I recently came across this video below in which a british man with a very normal name, who sounds curiously like the narrator for Douglas Adams’ Hitchhiker’s Guide to the Galaxy, explains why no one should name their child something strange.

Naming Your Child | David Mitchell’s Soapbox

By strange he apparently means something like “snowflake” or “sunshine” or “weirdo.” When I was younger, I used to jokingly threaten to my parents that I was going to name my first born “Bicycle,” cuz at the time I really liked the Queen song by that name. My parents threatened to disown me. I also wanted to name my first daughter “Christmas” saying we could call her Kris for short and no one would know, but if I’m the husband and I’m filling out the paperwork while my wife is in the other room screaming for morphine, I think I should get to call the child what I want.

I’m older now and divorced with no desire to go through that shit again, so the prospect of me getting an opportunity to ruin my progeny’s life before it even escapes the womb has very slim chance of happening. Not totally impossible, but my genetics have about as much chance being passed on to another generation as  I have of ever having unprotected sex again, and let’s just say if you had examined Drake’s Equation even slightly, you could understand what I mean when I say aliens landing on Earth and waving at the Fox News Cameramen are slightly MORE likely than there ever being a ZachsMind Junior.

Despite this, I disagree strongly with the pleasantly british gentleman in the aforementioned video (which you really should watch by the way it’s very witty. I didn’t put that link there just for my health y’know) because he encourages people to name their child something that many other children have been named before. A name like John or Paul or George. He indicates Richard is a better choice than Ringo, thinking that if the youngster wants to be Ringo later then he and his friends can take care of that without the help of the parents. To that i say phooey. So long as our society insists on this asinine tradition of allowing the previous generation to name the next, we might as well have some fun with it.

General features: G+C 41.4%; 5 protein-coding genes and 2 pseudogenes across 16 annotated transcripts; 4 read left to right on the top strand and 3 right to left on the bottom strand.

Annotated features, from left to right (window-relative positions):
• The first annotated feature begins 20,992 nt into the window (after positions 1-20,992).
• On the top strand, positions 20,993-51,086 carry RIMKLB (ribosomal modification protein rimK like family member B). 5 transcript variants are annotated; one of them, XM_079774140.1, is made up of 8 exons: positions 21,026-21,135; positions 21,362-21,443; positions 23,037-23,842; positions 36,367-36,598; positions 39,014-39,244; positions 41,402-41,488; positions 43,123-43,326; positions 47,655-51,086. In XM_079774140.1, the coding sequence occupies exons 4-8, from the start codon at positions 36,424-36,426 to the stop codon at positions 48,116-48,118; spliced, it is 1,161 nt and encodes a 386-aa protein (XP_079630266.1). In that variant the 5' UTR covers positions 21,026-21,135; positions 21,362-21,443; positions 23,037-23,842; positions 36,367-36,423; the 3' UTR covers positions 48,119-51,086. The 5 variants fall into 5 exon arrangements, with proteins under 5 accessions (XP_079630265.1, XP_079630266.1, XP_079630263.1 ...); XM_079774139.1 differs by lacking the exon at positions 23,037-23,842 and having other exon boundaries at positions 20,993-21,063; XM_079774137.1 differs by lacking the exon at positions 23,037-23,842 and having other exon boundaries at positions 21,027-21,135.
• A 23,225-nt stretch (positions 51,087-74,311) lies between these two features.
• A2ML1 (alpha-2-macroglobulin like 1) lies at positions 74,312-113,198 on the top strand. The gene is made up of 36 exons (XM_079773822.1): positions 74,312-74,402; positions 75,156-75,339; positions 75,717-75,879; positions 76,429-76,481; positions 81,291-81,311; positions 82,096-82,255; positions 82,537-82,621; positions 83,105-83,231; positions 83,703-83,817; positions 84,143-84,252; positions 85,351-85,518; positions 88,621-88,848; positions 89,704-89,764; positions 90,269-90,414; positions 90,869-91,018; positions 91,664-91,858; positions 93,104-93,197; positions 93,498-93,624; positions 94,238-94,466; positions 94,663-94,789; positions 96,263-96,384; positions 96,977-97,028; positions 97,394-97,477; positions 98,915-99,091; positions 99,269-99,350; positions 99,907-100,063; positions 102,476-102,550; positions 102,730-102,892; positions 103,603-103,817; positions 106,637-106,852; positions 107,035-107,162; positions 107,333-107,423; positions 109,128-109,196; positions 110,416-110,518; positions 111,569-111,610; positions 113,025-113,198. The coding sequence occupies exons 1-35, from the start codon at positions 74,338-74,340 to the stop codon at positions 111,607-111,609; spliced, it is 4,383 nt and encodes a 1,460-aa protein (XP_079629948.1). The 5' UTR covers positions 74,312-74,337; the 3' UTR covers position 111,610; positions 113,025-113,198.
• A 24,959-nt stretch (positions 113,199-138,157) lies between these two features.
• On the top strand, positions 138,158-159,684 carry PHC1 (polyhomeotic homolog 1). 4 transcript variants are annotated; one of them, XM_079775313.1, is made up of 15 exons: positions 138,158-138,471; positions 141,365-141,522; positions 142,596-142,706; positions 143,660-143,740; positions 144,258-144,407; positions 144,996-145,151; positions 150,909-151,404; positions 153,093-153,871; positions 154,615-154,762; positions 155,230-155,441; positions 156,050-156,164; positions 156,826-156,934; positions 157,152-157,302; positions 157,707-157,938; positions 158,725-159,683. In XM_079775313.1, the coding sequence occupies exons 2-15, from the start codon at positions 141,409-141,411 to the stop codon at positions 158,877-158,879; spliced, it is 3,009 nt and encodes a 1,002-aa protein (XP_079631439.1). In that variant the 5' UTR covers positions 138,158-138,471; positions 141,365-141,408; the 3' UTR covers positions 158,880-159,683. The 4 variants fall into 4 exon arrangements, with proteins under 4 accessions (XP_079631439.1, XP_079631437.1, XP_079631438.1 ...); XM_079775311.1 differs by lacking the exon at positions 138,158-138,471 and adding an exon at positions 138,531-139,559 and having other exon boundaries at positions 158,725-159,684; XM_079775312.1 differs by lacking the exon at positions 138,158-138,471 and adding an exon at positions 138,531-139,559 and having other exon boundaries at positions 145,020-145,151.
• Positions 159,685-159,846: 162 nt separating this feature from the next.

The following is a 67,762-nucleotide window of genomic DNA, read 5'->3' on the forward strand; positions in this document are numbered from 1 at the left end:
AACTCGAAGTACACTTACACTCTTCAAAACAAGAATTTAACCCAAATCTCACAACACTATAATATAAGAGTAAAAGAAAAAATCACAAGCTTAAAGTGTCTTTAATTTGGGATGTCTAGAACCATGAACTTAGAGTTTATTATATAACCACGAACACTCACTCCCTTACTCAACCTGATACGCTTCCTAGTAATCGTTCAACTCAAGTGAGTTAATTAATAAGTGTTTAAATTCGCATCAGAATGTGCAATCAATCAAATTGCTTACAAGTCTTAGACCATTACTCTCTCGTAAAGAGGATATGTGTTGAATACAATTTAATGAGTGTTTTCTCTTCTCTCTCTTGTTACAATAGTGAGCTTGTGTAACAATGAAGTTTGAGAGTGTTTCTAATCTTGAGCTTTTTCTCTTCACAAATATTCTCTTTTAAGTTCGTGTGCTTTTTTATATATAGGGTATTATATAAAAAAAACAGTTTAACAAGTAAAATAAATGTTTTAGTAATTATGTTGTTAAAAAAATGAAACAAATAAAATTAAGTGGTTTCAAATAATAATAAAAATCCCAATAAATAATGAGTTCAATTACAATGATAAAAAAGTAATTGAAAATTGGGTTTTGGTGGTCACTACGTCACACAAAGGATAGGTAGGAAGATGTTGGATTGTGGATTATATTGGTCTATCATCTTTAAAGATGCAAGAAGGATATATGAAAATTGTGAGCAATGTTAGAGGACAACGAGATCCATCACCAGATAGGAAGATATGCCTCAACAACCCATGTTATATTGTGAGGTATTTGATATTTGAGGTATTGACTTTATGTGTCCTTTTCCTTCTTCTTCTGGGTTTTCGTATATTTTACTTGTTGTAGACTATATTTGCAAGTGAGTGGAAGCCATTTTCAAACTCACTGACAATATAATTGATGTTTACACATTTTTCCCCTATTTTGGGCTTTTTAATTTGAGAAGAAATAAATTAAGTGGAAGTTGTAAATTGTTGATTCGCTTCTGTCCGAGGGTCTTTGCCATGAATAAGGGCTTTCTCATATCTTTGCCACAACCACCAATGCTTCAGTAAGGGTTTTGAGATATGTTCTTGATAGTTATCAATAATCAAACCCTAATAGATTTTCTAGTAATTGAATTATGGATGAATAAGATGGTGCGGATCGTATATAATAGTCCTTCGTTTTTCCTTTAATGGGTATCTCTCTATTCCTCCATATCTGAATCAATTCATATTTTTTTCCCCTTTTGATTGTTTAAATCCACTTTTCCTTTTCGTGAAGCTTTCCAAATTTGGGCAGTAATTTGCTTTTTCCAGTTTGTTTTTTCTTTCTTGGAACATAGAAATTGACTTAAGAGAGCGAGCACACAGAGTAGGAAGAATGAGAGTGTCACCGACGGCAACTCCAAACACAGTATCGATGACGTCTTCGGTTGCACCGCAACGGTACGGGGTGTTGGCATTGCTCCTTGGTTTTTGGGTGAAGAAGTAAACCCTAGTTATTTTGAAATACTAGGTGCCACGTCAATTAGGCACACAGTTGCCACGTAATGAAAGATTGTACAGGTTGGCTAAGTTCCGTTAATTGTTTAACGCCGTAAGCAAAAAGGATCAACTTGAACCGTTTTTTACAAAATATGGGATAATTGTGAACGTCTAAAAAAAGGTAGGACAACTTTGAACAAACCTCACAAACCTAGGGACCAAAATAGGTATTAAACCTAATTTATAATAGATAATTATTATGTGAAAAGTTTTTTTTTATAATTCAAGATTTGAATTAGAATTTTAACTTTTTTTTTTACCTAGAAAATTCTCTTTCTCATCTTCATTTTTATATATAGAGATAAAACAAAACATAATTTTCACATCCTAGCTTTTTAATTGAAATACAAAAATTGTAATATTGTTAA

I propose we find a compromise. I admit it is absurd to name your child after most common household appliances. “Table” is a very bad idea for example, because the child will get confused growing up when you talk about the table in the room while he’s sitting beside it. Likewise, “Sunshine” is a little confusing for similar reasons, and sunshine tends to be in most places slightly more often than tables are, unless you’re in a room with no windows and lots of tables. However, there are plenty of “common” names used in the past and even today which are also names for ordinary things still in common use today. I propose we consider putting a moratorium on some of the more commonly used baby names, particularly the ones that might confuse toddlers.

Most names for plant life for example, like Rose, Daisy, Lilac, Lilly, Willow or Ivy, are perhaps best unconsidered. Why not call the child Bouquet? Cuz that would be absurd. So is naming the child a plant of any kind. Or how about any name that’s already a noun? Like Ash for example, or Mason, Harp, Aurora, Chase, Page, Hazel, Coral, Ruby, Sapphire, Scarlet, or Violet. Try not to name your child something that might ever be in the room with them.

Personally I feel there should be a law at this point against naming children anything biblical. This is not due to my stance of atheism. The names in the bible are actually objectively very swell. It’s cuz way too many children are already named Adam, Eve, Noah, Faith, Abraham, Sarah, Isaac, Hannah, Moses, Abigail, Levi, Ruth, Samuel, Delilah, Gabriel, Judith, Andrew, Angela, Matthew, Mark, Mercy, Luke, Olive, John, Bethany, Peter, Paul, Mary, Rachel, James, Susanna, Eli, Victoria, Michael, Joy, Daniel, Joshua, Jonah, Nicholas, Grace, Jude, Aaron, Evangeline, Isaiah, Seth, Thomas, Joseph, Eden, and of course Jesus and Muhammad. I know I’ve missed several but they should be retired too. At least the ones that show up in the top 100 most used baby names in recent years. Maybe Bathsheba for girls, or Jezebel. Retire the overused ones and try something a little more daring. There’s plenty of Seths in the world right now. Not as many Cains or Abels.

Penn Jillette named his first daughter Moxie Crimefighter Jillette. He’s gotten a bit of flack for that. Gwynneth Paltrow named her child Apple. I would like to learn in the years to come if Apple Paltrow grows up just a few cards less of a full deck than Moxie Jillette. Yes Moxie is a kind of noun, but one less likely to be in the room a lot. Whereas Apples are far more common. I am suggesting we don’t fully throw away the box but we can step outside it and look around at more interesting possibilities.

And in that I don’t mean make up a more complicated name. Laquorishia may look good on the birth certificate but will have elementary school teachers pulling out their hair every morning during roll call for your child’s entire childhood. More importantly though, whatever you name your child, do not dwell too long on how easy it will be for bullies & mean kids to make fun of your child’s name, cuz if you go down that road you are far more likely to just name your child James or Mary and say to hell with it.